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Monday, 23 September, 2002, 23:50 GMT 00:50 UK
Croatia defiant over arrest warrant
Bobetko (r) with former Croatian leader Franjo Tudjman, in 1995
Bobetko (r) ran the army for much of the Croatian war
A Croatian general indicted on war crimes charges will not be arrested and handed over to the UN tribunal in The Hague, the Croatian Government has announced.

Prime Minister Ivica Racan said he would not move against General Janko Bobetko, the former head of the army, despite an arrest warrant issued by the tribunal.

General Bobetko, 83, is wanted to answer charges of crimes against humanity, and violations of the laws and customs of war.

He is the oldest and most senior Croatian official yet indicted by the tribunal. He denies the charges.


We will not budge from this position and we will pursue all means at our disposal - legal, political and diplomatic

Ivica Racan
Croatian PM
Mr Racan said he did not wish to spark international sanctions, but would not hand the general over.

"The way things are now, we are not going to hand over General Bobetko, but we are seeking advice from relevant institutions," Mr Racan said.

"We will not budge from this position and we will pursue all means at our disposal - legal, political and diplomatic.

"This is not going to be a fast and easy battle and we cannot foresee the consequences, but I hope we shall not plunge into international conflict, isolation and sanctions," he said.

Bobetko at veterans' parade
Bobetko is seen as a hero by many nationalists

The general, who ran the army for much of the 1991-1995 war, is seen as a national hero by Croatian nationalists, and it is thought that any moves against him could spark street protests.

Mr Racan insisted that the military operation for which General Bobetko was indicted had been a legimate military operation to drive rebels from an occupied area.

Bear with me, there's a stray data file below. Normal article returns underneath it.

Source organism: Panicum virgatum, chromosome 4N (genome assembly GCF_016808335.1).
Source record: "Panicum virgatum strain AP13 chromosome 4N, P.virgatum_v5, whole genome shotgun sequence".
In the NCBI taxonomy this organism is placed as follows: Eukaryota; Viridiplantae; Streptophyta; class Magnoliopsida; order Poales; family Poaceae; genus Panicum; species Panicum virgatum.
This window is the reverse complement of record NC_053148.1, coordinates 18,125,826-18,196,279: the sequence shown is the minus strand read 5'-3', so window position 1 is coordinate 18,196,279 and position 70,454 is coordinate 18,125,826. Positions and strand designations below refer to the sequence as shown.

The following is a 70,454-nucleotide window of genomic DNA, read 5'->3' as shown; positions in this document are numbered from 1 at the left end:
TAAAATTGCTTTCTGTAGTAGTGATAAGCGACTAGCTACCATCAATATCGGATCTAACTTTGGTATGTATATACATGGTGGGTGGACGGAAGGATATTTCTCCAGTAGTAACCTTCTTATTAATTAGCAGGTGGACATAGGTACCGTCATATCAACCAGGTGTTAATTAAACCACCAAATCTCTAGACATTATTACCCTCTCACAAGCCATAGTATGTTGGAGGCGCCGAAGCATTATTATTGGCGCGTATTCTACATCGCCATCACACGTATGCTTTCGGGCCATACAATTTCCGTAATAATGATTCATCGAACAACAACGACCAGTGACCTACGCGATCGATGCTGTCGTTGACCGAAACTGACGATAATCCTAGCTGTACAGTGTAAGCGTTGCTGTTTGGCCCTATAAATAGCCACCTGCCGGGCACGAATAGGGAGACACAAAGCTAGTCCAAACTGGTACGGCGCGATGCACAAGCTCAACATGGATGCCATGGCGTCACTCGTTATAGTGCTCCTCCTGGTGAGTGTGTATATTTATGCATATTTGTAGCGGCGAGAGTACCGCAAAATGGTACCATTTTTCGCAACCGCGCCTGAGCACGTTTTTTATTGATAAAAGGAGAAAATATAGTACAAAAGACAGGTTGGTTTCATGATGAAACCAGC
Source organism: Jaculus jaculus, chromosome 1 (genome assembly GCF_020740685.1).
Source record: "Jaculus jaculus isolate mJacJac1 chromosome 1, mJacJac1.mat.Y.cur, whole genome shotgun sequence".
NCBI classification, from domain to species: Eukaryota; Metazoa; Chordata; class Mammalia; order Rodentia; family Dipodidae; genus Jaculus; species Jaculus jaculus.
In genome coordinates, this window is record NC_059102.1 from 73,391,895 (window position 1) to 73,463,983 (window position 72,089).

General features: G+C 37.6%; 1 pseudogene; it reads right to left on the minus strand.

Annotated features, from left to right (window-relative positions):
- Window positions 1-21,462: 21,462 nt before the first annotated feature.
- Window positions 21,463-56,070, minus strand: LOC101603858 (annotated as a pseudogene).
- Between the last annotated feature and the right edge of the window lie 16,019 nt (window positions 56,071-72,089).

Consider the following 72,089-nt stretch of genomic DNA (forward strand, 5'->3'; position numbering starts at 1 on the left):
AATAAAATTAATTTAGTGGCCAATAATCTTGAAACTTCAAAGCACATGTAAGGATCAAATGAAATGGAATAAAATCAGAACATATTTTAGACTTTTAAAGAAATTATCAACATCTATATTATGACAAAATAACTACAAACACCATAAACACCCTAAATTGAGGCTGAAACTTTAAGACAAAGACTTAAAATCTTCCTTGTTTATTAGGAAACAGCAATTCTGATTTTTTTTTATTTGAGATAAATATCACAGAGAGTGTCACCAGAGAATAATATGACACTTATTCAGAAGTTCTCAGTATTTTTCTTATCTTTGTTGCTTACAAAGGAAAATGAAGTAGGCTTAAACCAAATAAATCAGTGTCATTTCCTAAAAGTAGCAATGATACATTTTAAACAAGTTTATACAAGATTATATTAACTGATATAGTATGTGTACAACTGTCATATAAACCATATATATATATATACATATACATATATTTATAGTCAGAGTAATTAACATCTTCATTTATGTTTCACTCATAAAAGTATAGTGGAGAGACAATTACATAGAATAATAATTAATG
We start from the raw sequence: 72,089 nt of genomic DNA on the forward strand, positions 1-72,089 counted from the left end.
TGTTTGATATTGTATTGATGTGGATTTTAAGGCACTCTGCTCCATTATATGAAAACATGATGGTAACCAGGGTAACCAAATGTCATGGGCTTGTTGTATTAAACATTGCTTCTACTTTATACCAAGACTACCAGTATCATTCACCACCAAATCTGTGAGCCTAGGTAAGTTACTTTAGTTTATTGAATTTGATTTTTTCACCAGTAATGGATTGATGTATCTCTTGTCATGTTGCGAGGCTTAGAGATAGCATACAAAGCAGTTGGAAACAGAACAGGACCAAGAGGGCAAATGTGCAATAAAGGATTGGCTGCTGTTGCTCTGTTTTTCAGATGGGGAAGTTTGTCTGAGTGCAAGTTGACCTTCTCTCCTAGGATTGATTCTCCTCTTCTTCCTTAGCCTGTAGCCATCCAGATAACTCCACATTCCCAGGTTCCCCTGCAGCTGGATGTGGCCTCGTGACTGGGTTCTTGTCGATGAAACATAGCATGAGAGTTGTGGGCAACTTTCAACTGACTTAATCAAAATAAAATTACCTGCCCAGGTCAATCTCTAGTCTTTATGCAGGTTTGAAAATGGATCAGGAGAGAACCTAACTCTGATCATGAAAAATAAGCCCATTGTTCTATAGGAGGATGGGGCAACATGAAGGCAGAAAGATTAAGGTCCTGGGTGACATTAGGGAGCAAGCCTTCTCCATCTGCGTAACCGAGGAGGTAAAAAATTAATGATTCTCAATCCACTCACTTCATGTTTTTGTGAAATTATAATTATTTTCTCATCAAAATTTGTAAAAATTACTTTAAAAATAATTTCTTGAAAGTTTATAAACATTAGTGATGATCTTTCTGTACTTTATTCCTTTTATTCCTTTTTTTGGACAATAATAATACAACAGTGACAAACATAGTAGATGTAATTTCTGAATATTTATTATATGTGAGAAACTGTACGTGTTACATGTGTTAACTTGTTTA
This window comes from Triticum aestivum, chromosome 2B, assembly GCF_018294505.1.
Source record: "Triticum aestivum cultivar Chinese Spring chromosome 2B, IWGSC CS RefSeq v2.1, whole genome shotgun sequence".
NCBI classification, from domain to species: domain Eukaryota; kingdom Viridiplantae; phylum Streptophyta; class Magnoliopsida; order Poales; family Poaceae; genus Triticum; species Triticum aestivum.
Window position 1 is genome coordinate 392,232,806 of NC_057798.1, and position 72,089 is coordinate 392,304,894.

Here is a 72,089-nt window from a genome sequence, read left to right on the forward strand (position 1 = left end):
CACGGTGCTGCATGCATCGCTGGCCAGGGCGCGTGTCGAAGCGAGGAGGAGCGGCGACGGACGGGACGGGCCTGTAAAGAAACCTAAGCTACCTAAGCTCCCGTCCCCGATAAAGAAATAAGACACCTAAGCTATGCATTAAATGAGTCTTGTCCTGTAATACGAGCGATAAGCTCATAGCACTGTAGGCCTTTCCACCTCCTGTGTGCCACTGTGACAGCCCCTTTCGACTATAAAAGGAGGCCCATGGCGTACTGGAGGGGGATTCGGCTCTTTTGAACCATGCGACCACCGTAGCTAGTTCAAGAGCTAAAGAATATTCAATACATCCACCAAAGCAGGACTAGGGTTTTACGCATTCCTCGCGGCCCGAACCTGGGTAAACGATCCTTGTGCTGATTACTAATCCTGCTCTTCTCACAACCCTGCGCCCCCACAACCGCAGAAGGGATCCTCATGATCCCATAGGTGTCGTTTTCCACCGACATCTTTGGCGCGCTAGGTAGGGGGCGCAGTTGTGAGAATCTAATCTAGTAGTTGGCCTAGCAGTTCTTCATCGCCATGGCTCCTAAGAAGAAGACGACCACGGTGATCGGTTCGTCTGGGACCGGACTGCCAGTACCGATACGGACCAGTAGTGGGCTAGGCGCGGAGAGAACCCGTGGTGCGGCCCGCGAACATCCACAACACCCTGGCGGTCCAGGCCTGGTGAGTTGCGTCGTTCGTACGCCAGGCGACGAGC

"The fight against the aggressor and for (territorial) integrity cannot be criminalised by anybody, including the court in The Hague," Mr Racan said.

The military action which has led to the charges against General Bobetko was staged in 1993, when Croatian forces moved into a Serb-held area, known as the Medak pocket, in central Croatia.

His supporters say he was acting legitimately to destroy Serb weapons, but human rights groups believe troops killed civilians and burned houses.


The Croatian Government has the obligation to carry out the arrest warrant

Florence Hartmann
Tribunal spokeswoman
War crimes prosecutors claim that General Bobetko knew his troops were killing Serbs but failed to punish them.

Officials at the tribunal have made clear they expect the Croatian authorities to speedily to carry out the arrest warrant.

"No government can oppose an indictment," said prosecution spokeswoman Florence Hartmann. "The Croatian Government has the obligation to carry out the arrest warrant."

Confrontation course

Failure to do so could result in Croatia being reported to the UN Security Council, possibly setting it on a course of international confrontation.

Croatia's constitutional court is to examine the warrant, and a parliamentary debate is also due to be held in the coming days.

An opinion survey carried out on behalf of Croatian TV found that 84% of those polled did not support the general's extradition, and 87% thought his war contribution was positive or mostly positive.


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